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Martin Shkreli sues his former company, claiming he was fraudulently ousted

Martin Shkreli has sued three executives at a company he started, saying they illegally ousted him and defrauded the company of millions of dollars. Shkreli, known as the "Pharma Bro," filed the lawsuit from a federal prison where he's serving a seven-year sentence for lying to investors. 

The lawsuit was filed Friday in Manhattan federal court. It seeks unspecified damages. However, CNBC reported Shkreli is seeking more than $30 million in damages. 

Shkreli, 36, is perhaps best known for boosting the price of a life-saving drug by more than 5,000% and trolling his critics on social media while he worked at Retrophin. In his lawsuit, Shkreli alleged that he was "unceremoniously and illegally ousted" from the company he started by executives who were "driven by their egos, jealousy and greed."

The lawsuit said Shkreli was fraudulently induced to negotiate the terms of departure from the company before he was tricked into signing a fraudulent document, resigning voluntarily from the company and giving up his rights as the chief executive and founder.

He alleged through the lawsuit that those who ousted him paid themselves over $35 million.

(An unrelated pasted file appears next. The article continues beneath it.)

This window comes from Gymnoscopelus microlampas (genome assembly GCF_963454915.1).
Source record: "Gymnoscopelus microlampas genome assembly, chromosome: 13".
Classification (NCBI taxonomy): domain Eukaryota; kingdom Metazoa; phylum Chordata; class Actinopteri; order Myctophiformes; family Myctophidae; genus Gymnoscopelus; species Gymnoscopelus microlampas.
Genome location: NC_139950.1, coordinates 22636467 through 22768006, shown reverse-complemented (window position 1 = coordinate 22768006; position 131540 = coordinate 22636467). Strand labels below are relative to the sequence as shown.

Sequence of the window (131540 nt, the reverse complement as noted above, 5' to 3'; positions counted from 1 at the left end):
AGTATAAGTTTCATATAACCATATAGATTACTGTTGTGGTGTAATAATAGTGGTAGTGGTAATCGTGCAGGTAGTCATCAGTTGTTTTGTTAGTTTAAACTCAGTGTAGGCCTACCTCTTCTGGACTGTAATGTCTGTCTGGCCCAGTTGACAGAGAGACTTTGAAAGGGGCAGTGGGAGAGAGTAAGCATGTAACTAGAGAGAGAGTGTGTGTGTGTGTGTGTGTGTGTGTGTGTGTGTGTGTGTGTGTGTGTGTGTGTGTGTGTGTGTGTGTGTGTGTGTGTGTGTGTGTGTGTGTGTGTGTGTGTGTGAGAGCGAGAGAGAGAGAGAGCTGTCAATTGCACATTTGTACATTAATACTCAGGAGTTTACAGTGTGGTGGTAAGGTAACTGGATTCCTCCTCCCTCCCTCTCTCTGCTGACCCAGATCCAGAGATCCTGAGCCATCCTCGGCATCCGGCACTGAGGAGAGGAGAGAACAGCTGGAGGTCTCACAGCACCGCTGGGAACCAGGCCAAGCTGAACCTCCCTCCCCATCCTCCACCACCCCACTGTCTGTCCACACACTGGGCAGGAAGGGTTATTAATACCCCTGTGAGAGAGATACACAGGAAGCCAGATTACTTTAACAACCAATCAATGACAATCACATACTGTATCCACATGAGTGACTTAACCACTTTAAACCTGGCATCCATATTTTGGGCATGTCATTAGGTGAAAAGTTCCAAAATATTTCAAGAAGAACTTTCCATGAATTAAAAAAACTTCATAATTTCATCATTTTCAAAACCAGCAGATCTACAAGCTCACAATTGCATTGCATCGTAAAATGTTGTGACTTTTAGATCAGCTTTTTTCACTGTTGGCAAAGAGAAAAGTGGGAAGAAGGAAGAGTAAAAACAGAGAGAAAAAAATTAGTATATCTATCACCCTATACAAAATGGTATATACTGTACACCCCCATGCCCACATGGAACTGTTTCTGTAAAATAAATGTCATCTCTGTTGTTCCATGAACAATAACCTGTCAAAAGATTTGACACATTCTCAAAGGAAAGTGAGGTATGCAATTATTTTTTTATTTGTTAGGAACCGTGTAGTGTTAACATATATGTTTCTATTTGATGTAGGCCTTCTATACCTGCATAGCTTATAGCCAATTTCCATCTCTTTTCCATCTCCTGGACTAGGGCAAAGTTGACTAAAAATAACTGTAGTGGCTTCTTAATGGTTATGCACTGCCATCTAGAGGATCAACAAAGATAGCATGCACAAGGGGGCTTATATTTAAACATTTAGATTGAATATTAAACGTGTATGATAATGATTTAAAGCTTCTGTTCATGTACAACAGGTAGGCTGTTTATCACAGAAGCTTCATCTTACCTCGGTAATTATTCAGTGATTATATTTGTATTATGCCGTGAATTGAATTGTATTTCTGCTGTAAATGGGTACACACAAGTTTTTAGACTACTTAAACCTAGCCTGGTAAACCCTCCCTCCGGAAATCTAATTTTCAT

Fraud conviction

He was convicted in August 2017 of fraud related to his handling of hedge fund investments and Retrophin stock but brashly predicted he'd never go to prison.

Recently, he's spent time in solitary confinement while the U.S. Bureau of Prisons investigated whether he violated rules forbidding inmates from conducting business and possessing cellphones. According to The Wall Street Journal, Shkreli had been calling the shots at Phoenixus AG, a drug company formerly known as Turing Pharmaceuticals, despite serving time in prison.

Prison officials investigating Martin Shkreli over contraband cellphone

The lawsuit said Shkreli was fraudulently induced to negotiate the terms of departure from the company before he was tricked into signing a fraudulent document, resigning voluntarily from the company and giving up his rights as the chief executive and founder.

He alleged through the lawsuit that those who ousted him paid themselves over $35 million.

The company declined through a spokesman to comment.

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